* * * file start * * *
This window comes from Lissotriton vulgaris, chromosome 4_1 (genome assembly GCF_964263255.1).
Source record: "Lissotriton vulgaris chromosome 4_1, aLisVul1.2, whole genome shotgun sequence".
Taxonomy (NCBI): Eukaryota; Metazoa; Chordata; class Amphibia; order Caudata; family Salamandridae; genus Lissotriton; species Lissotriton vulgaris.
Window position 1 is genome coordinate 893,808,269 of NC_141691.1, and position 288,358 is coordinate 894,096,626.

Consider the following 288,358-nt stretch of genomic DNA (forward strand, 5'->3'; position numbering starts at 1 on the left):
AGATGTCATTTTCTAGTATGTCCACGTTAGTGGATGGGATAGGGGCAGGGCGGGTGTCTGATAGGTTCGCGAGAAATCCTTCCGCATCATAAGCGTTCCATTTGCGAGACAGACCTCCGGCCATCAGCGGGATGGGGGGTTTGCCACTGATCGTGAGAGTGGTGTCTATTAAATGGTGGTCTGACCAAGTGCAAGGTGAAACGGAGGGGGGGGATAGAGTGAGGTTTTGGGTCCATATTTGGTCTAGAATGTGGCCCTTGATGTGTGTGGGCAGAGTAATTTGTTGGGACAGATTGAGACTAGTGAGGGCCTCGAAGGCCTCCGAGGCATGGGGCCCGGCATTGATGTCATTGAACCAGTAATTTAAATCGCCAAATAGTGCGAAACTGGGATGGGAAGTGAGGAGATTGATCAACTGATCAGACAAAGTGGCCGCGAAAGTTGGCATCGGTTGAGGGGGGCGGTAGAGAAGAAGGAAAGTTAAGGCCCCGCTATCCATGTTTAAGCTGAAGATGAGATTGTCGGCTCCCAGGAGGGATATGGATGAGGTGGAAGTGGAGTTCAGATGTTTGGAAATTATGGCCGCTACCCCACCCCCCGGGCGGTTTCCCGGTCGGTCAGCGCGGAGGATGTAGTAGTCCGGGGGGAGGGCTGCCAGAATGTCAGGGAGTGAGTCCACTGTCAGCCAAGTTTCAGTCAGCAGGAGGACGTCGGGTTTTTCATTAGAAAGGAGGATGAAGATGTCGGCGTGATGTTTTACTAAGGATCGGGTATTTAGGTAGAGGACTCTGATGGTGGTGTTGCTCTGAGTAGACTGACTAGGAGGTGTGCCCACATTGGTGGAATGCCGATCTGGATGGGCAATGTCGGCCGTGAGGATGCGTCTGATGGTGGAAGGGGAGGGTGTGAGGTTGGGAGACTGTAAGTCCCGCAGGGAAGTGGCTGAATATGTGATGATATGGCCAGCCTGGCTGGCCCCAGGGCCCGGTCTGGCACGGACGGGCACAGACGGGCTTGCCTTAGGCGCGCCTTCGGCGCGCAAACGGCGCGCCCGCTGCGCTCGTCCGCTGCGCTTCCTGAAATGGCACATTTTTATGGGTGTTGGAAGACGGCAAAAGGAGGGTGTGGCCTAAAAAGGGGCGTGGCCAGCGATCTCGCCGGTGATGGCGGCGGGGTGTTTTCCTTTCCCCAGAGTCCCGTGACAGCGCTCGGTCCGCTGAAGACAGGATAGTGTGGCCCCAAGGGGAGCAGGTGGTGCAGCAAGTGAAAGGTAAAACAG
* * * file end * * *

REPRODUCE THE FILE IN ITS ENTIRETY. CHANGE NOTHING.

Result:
This window comes from Lissotriton vulgaris, chromosome 4_1 (genome assembly GCF_964263255.1).
Source record: "Lissotriton vulgaris chromosome 4_1, aLisVul1.2, whole genome shotgun sequence".
Taxonomy (NCBI): Eukaryota; Metazoa; Chordata; class Amphibia; order Caudata; family Salamandridae; genus Lissotriton; species Lissotriton vulgaris.
Window position 1 is genome coordinate 893,808,269 of NC_141691.1, and position 288,358 is coordinate 894,096,626.

Consider the following 288,358-nt stretch of genomic DNA (forward strand, 5'->3'; position numbering starts at 1 on the left):
AGATGTCATTTTCTAGTATGTCCACGTTAGTGGATGGGATAGGGGCAGGGCGGGTGTCTGATAGGTTCGCGAGAAATCCTTCCGCATCATAAGCGTTCCATTTGCGAGACAGACCTCCGGCCATCAGCGGGATGGGGGGTTTGCCACTGATCGTGAGAGTGGTGTCTATTAAATGGTGGTCTGACCAAGTGCAAGGTGAAACGGAGGGGGGGGATAGAGTGAGGTTTTGGGTCCATATTTGGTCTAGAATGTGGCCCTTGATGTGTGTGGGCAGAGTAATTTGTTGGGACAGATTGAGACTAGTGAGGGCCTCGAAGGCCTCCGAGGCATGGGGCCCGGCATTGATGTCATTGAACCAGTAATTTAAATCGCCAAATAGTGCGAAACTGGGATGGGAAGTGAGGAGATTGATCAACTGATCAGACAAAGTGGCCGCGAAAGTTGGCATCGGTTGAGGGGGGCGGTAGAGAAGAAGGAAAGTTAAGGCCCCGCTATCCATGTTTAAGCTGAAGATGAGATTGTCGGCTCCCAGGAGGGATATGGATGAGGTGGAAGTGGAGTTCAGATGTTTGGAAATTATGGCCGCTACCCCACCCCCCGGGCGGTTTCCCGGTCGGTCAGCGCGGAGGATGTAGTAGTCCGGGGGGAGGGCTGCCAGAATGTCAGGGAGTGAGTCCACTGTCAGCCAAGTTTCAGTCAGCAGGAGGACGTCGGGTTTTTCATTAGAAAGGAGGATGAAGATGTCGGCGTGATGTTTTACTAAGGATCGGGTATTTAGGTAGAGGACTCTGATGGTGGTGTTGCTCTGAGTAGACTGACTAGGAGGTGTGCCCACATTGGTGGAATGCCGATCTGGATGGGCAATGTCGGCCGTGAGGATGCGTCTGATGGTGGAAGGGGAGGGTGTGAGGTTGGGAGACTGTAAGTCCCGCAGGGAAGTGGCTGAATATGTGATGATATGGCCAGCCTGGCTGGCCCCAGGGCCCGGTCTGGCACGGACGGGCACAGACGGGCTTGCCTTAGGCGCGCCTTCGGCGCGCAAACGGCGCGCCCGCTGCGCTCGTCCGCTGCGCTTCCTGAAATGGCACATTTTTATGGGTGTTGGAAGACGGCAAAAGGAGGGTGTGGCCTAAAAAGGGGCGTGGCCAGCGATCTCGCCGGTGATGGCGGCGGGGTGTTTTCCTTTCCCCAGAGTCCCGTGACAGCGCTCGGTCCGCTGAAGACAGGATAGTGTGGCCCCAAGGGGAGCAGGTGGTGCAGCAAGTGAAAGGTAAAACAG